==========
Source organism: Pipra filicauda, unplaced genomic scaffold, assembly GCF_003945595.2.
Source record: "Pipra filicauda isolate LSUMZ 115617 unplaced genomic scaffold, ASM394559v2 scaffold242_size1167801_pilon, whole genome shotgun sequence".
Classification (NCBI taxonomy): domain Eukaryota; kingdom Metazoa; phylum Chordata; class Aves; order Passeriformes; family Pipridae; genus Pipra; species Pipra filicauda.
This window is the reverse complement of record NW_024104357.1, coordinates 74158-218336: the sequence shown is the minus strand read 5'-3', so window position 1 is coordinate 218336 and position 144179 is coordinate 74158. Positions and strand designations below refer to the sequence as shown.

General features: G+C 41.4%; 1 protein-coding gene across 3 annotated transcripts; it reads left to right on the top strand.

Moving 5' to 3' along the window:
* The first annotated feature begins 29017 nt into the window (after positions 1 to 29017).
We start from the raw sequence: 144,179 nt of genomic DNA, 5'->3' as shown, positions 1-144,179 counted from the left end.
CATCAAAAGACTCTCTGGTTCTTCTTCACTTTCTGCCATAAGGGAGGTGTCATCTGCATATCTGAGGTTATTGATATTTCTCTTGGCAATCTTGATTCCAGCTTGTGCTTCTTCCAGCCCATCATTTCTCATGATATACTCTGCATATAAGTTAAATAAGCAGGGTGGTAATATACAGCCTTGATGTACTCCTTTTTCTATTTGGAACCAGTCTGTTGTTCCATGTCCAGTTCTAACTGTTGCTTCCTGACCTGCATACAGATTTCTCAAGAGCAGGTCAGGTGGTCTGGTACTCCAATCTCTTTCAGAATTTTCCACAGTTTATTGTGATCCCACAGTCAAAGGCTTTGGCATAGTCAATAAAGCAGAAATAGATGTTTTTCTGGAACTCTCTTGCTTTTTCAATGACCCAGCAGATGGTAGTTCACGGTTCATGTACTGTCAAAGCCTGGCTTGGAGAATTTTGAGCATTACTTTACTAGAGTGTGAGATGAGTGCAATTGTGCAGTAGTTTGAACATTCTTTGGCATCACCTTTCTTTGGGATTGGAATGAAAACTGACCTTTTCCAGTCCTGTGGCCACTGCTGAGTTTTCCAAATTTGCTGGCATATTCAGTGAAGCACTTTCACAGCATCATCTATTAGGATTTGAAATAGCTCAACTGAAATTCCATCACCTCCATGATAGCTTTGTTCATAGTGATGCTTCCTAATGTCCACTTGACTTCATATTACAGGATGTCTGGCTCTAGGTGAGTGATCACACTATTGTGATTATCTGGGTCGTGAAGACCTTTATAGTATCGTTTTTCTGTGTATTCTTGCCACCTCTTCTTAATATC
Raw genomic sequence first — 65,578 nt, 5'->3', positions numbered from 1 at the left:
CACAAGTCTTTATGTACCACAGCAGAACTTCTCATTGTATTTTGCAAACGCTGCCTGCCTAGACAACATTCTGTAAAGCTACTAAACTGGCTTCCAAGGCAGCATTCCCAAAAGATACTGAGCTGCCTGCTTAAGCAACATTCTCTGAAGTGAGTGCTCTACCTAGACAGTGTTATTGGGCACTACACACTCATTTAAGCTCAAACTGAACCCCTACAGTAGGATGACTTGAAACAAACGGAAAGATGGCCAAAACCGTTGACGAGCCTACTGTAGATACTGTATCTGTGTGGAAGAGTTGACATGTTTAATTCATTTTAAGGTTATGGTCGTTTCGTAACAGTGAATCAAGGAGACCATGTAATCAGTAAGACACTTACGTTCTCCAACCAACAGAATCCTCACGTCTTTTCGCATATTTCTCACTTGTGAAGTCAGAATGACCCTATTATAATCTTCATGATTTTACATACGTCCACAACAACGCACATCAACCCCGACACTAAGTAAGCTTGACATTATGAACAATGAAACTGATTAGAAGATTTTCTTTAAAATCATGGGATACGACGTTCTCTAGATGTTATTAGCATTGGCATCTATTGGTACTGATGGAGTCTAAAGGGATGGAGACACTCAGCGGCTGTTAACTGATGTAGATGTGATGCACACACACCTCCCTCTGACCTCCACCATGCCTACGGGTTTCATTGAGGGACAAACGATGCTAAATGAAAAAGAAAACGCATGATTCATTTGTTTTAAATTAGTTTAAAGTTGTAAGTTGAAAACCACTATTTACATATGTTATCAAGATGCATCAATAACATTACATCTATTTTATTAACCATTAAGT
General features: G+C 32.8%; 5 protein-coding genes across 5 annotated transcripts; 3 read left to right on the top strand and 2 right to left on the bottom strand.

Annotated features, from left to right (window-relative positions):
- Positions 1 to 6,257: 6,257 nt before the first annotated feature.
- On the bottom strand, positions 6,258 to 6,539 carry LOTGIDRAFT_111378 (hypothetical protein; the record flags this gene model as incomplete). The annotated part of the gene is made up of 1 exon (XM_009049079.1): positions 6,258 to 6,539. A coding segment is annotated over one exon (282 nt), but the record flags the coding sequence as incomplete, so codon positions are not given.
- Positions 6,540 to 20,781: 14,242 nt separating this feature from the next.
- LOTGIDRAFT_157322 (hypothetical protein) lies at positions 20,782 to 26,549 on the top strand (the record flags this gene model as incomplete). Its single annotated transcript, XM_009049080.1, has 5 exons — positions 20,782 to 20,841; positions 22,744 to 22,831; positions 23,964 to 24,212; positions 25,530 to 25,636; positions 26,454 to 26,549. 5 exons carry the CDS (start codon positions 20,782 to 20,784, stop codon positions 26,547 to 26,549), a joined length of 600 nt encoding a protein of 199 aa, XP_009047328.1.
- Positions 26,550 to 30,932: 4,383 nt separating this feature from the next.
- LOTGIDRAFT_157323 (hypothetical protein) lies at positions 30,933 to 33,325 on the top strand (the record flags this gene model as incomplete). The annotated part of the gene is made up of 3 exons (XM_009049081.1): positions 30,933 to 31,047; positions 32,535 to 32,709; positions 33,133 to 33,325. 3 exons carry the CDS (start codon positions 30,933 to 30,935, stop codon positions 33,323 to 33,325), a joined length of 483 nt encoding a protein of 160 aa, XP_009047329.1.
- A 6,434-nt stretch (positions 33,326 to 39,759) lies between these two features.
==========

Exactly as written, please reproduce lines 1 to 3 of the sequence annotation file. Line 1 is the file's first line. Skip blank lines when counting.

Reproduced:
Source organism: Pipra filicauda, unplaced genomic scaffold, assembly GCF_003945595.2.
Source record: "Pipra filicauda isolate LSUMZ 115617 unplaced genomic scaffold, ASM394559v2 scaffold242_size1167801_pilon, whole genome shotgun sequence".
Classification (NCBI taxonomy): domain Eukaryota; kingdom Metazoa; phylum Chordata; class Aves; order Passeriformes; family Pipridae; genus Pipra; species Pipra filicauda.